Last season, Busch won the “Non-Hendrick” championship, finishing fourth in the overall standings, and on the very early evidence another similar finish certainly doesn’t look out of the question. I actually kind of want him to win this weekend, as I’m thinking a backward lap of Bristol would be close to impossible. At least we won’t be subjected to the ridiculous “snow angel” celebration last time he went to victory lane.

Team Edwards or Team Keselowski?

So, which side of the fence do you fall: Team Edwards or Team Keselowski? Well, after a week’s worth of discussion, I can honestly say I don’t even care anymore. It’s time to move on and put the incident in the rearview. Nothing to see here, people – let’s move on.

But before I do, I wanted to highlight a quote from respected garage veteran Jeff Burton who, as usual, made a ton of sense: “Brad has got to learn that he doesn’t need to prove to the world that he’s a tough guy. He’s made the decision that he’s not going to cut anybody any slack. He’s made the decision that he’s going to race aggressively all the time. Those are the decisions he’s made, and he’s going to have to live with the consequences of that.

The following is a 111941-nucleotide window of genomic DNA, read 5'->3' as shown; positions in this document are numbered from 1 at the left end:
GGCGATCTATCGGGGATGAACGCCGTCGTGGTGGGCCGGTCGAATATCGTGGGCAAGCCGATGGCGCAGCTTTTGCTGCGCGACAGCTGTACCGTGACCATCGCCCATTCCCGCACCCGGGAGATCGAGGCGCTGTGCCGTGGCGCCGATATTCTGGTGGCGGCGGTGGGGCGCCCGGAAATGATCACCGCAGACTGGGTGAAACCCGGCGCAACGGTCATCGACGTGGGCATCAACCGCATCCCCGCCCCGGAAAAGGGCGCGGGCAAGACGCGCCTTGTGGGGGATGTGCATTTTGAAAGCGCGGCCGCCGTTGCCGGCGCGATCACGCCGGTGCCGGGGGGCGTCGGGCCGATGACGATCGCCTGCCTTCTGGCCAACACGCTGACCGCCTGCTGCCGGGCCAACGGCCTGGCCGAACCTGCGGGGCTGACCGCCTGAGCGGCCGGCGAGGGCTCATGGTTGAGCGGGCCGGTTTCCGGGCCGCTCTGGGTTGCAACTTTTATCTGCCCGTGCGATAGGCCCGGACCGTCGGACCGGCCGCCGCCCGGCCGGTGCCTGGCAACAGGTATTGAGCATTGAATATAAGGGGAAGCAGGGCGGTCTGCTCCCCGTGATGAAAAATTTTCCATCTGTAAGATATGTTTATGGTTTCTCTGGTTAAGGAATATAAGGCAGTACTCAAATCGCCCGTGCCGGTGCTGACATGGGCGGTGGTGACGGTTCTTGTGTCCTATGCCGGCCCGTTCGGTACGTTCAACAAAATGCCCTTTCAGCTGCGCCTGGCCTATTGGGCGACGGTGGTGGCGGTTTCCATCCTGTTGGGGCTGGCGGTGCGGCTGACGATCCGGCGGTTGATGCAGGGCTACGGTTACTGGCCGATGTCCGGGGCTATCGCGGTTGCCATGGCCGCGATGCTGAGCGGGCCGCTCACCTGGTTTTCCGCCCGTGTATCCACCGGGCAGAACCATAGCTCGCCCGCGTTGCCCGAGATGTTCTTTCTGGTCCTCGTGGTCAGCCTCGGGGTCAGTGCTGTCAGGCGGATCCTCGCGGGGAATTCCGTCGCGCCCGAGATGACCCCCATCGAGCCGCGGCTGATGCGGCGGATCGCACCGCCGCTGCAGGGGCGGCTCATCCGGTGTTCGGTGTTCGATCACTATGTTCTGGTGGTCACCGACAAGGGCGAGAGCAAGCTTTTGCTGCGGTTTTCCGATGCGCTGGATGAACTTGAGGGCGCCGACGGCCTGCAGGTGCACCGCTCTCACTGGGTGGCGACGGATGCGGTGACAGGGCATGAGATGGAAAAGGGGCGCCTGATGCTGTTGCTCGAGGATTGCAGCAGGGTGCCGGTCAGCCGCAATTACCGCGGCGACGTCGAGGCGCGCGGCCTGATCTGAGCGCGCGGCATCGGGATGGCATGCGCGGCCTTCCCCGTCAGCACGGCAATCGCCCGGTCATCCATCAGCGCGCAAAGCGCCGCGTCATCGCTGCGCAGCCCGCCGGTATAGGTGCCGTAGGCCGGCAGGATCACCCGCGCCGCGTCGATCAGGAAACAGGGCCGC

“There’s nothing wrong with giving a little bit and there’s nothing wrong with taking a little bit. But if you’re going to only take, then you’re going to come out of the short end of the stick more times than not.”

It will certainly be interesting to see if the feisty Brad Keselowski modifies his behavior – for now, he claims he won’t. But one thing is for sure going forward: Kes can’t afford to make too many more enemies, especially when he’s 33rd in Cup points after four races.

With all that said, the feud has had a couple of useful side effects.

It’s Bristol, baby… but not quite as we know it

Word is that the marketing folks at Bristol have been working some serious overtime to ensure all 160,000 seats are filled this Sunday – using what happened at Atlanta as bait. After 13 straight years of sellouts, the record is in some jeopardy, which is a shame but no more than a sign of the times. Another change, which might just spice up proceedings, is that the speedway’s SAFER barriers have been extended to cover the walls coming out of turns 2 and 4.

The net result of this is the racing surface will lose about three feet of racing room and at an already ludicrously confined circuit, this will only serve to make things a little testier come Sunday.

Roll on, Thunder Valley. Let’s hope the storm’s a good ‘un.

About the author


Danny starts his 12th year with Frontstretch in 2018, writing the Tuesday signature column 5 Points To Ponder. An English transplant living in San Francisco, by way of New York City, he’s had an award-winning marketing career with some of the biggest companies sponsoring sports. Working with racers all over the country, his freelance writing has even reached outside the world of racing to include movie screenplays.